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Differential Association of Cytochrome P450 3A4 Genotypes With Onsets of Breast Tumors in African American Versus Caucasian Patients
  1. D. Olga McDaniel, MT, PhD*†,
  2. Tonya Thurber, MD*,
  3. Angela Lewis-Traylor, MD,
  4. Crystal Berry, MD*,
  5. William Henry Barber, MD, DPhil*†,
  6. Xinchun Zhou, MD, PhD,
  7. Steven Bigler, MD*‡,
  8. Ralph Vance, MD
  1. From the *School of Medicine, Departments of †Surgery, ‡Pathology, and §Medicine, University of Mississippi Medical Center, Jackson, MS.
  1. Received July 11, 2010, and in revised form May 20, 2011.
  2. Accepted for publication May 23, 2011.
  3. Reprints: D. Olga McDaniel, MT, PhD, University of MS Medical Center, 2500 N State St, CSB L-126, Jackson, MS 39216-4505. E-mail: omcdaniel{at}
  4. This study was in part was funded by American Cancer Society Intramural Grant, University of Mississippi Medical Center.


Introduction Malignant breast tumors are often hormone-dependent, and to this end, both estrogen and progesterone receptors are good prognostic markers for evaluation of the outcomes after therapy. In addition, HER-2/neu, whose expression is increasingly being associated with poor prognosis of breast cancer, has predictive potential after immunotherapy. Cytochrome P450 3A4 is highly involved in the metabolism of steroids. Thus, we investigated the impact of CYP 3A4 gene variants in association with clinical outcomes in African American (AFAM) versus Caucasian (CAU) patients with breast cancer diagnosis.

Methods Patients who had undergone biopsy procedures for diagnosis or for partial or radical mastectomy were recruited. The CYP 3A4 genotypes (A or G) were detected using polymerase chain reaction amplification and primers designed for a single nucleotide polymorphism. The messenger RNA (mRNA) transcripts were screened by reverse transcription-polymerase chain reaction. Clinical data including tumor staging, pathology grades, and family history were evaluated.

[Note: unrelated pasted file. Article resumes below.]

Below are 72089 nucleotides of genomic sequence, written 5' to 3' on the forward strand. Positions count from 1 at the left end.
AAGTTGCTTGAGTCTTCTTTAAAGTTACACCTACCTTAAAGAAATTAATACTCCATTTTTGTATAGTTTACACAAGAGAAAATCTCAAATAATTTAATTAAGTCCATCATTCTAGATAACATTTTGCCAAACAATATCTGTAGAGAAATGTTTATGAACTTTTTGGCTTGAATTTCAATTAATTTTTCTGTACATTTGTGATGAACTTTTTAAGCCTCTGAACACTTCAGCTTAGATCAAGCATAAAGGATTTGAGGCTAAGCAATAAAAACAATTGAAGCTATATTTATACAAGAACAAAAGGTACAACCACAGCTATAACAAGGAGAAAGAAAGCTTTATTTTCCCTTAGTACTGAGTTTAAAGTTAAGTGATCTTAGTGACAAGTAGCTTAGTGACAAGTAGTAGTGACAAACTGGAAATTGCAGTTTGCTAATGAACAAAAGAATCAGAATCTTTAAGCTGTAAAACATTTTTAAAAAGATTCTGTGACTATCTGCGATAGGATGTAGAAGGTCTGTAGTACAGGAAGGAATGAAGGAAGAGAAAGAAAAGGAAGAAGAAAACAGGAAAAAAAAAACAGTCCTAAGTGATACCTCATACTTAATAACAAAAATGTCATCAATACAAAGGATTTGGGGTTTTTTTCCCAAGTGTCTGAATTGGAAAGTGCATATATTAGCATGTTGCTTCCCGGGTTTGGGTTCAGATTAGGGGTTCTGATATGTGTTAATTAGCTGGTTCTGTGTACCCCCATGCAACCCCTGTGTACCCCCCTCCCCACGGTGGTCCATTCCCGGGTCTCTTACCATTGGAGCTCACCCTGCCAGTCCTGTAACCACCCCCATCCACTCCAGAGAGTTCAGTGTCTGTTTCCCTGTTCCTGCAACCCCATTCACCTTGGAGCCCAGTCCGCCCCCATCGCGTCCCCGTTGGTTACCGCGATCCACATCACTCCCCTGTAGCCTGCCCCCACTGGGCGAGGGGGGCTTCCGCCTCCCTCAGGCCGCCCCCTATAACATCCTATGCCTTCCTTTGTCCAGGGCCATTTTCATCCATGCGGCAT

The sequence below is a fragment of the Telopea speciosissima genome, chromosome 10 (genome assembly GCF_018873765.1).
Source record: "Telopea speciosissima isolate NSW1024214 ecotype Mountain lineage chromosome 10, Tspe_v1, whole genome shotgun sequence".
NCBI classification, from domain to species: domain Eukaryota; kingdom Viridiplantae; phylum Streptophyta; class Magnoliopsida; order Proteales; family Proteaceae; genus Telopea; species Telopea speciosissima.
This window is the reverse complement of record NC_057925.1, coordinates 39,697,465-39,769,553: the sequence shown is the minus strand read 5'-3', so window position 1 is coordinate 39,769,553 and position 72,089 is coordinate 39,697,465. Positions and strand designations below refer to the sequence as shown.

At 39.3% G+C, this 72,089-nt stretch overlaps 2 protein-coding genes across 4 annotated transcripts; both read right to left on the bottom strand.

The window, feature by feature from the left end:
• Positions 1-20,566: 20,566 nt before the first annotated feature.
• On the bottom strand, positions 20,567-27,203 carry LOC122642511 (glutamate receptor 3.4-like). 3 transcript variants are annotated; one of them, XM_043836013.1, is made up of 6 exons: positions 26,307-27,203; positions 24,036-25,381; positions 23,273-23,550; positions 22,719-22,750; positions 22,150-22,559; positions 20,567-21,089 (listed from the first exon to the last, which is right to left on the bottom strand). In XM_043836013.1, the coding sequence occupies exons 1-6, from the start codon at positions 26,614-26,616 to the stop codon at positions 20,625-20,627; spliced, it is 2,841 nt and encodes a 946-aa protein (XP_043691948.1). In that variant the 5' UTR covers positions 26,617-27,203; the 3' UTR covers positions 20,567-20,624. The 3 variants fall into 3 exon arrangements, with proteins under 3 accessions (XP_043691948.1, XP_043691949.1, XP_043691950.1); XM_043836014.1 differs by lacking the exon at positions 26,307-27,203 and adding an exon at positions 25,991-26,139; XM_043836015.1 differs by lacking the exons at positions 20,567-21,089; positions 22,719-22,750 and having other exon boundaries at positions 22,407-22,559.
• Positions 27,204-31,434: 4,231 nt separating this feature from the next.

Results Frequency of the CYP 3A4-G (mutated variant) was significantly increased in AFAM patients as compared with controls (P < 0.001). No statistically significant difference was observed between the genotypes comparing the benign versus ductal carcinomas in situ (DCIS) or infiltrating ductal carcinomas (IDCAs). In AFAM patients, GG alleles were increased in IDCA with stage III tumors, and in CAU patients, the AA alleles were increased with stage III tumors. The mRNA expression was reduced in patients with IDCA versus DCIS or benign tumors (benign vs IDCA, P < 0.0009; DCIS vs IDCA, P < 0.005), as well in HER-2/neu-positive tumors versus samples negative for receptors (P < 0.0024).

Conclusions Genotype association was affected by race. Expression levels of total CYP 3A4 mRNA were inversely correlated with clinical diagnosis. This may suggest mRNA testing as an additional tool that accelerates improvement in the diagnosis of the onsets of breast cancer.

Key Words
  • African Americans
  • Caucasians
  • CYP 3A4 genotypes
  • breast cancer
  • receptors

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